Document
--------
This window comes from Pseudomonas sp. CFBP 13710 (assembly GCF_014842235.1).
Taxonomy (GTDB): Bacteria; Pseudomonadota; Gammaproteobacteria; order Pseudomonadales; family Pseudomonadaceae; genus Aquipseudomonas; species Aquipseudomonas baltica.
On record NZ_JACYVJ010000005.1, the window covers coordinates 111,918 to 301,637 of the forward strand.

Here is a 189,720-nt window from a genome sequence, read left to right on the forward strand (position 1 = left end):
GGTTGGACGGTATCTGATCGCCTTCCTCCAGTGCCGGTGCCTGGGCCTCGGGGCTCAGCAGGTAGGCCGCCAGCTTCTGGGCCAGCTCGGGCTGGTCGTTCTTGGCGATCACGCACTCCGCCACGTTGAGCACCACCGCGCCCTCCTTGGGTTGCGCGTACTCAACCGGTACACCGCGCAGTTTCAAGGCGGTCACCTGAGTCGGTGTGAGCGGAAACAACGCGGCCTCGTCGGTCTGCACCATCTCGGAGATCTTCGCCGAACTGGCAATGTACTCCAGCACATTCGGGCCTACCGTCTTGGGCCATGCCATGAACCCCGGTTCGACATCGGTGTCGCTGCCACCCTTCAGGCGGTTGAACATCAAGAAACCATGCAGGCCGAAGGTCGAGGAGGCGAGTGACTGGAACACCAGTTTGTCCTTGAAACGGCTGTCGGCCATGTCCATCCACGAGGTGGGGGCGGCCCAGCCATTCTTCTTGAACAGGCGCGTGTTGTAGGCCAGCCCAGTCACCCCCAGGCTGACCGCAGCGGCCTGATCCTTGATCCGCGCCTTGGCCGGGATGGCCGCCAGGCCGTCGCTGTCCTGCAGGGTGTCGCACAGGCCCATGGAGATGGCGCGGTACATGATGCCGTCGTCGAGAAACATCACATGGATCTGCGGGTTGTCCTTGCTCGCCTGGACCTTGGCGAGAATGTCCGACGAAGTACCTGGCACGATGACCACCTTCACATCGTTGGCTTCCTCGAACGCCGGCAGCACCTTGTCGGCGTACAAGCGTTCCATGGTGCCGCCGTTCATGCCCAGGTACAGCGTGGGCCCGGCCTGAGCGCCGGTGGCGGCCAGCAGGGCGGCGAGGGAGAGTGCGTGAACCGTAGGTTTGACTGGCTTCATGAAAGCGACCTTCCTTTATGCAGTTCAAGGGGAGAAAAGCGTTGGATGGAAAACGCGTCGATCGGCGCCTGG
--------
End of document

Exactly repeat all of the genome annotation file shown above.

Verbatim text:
This window comes from Pseudomonas sp. CFBP 13710 (assembly GCF_014842235.1).
Taxonomy (GTDB): Bacteria; Pseudomonadota; Gammaproteobacteria; order Pseudomonadales; family Pseudomonadaceae; genus Aquipseudomonas; species Aquipseudomonas baltica.
On record NZ_JACYVJ010000005.1, the window covers coordinates 111,918 to 301,637 of the forward strand.

Here is a 189,720-nt window from a genome sequence, read left to right on the forward strand (position 1 = left end):
GGTTGGACGGTATCTGATCGCCTTCCTCCAGTGCCGGTGCCTGGGCCTCGGGGCTCAGCAGGTAGGCCGCCAGCTTCTGGGCCAGCTCGGGCTGGTCGTTCTTGGCGATCACGCACTCCGCCACGTTGAGCACCACCGCGCCCTCCTTGGGTTGCGCGTACTCAACCGGTACACCGCGCAGTTTCAAGGCGGTCACCTGAGTCGGTGTGAGCGGAAACAACGCGGCCTCGTCGGTCTGCACCATCTCGGAGATCTTCGCCGAACTGGCAATGTACTCCAGCACATTCGGGCCTACCGTCTTGGGCCATGCCATGAACCCCGGTTCGACATCGGTGTCGCTGCCACCCTTCAGGCGGTTGAACATCAAGAAACCATGCAGGCCGAAGGTCGAGGAGGCGAGTGACTGGAACACCAGTTTGTCCTTGAAACGGCTGTCGGCCATGTCCATCCACGAGGTGGGGGCGGCCCAGCCATTCTTCTTGAACAGGCGCGTGTTGTAGGCCAGCCCAGTCACCCCCAGGCTGACCGCAGCGGCCTGATCCTTGATCCGCGCCTTGGCCGGGATGGCCGCCAGGCCGTCGCTGTCCTGCAGGGTGTCGCACAGGCCCATGGAGATGGCGCGGTACATGATGCCGTCGTCGAGAAACATCACATGGATCTGCGGGTTGTCCTTGCTCGCCTGGACCTTGGCGAGAATGTCCGACGAAGTACCTGGCACGATGACCACCTTCACATCGTTGGCTTCCTCGAACGCCGGCAGCACCTTGTCGGCGTACAAGCGTTCCATGGTGCCGCCGTTCATGCCCAGGTACAGCGTGGGCCCGGCCTGAGCGCCGGTGGCGGCCAGCAGGGCGGCGAGGGAGAGTGCGTGAACCGTAGGTTTGACTGGCTTCATGAAAGCGACCTTCCTTTATGCAGTTCAAGGGGAGAAAAGCGTTGGATGGAAAACGCGTCGATCGGCGCCTGG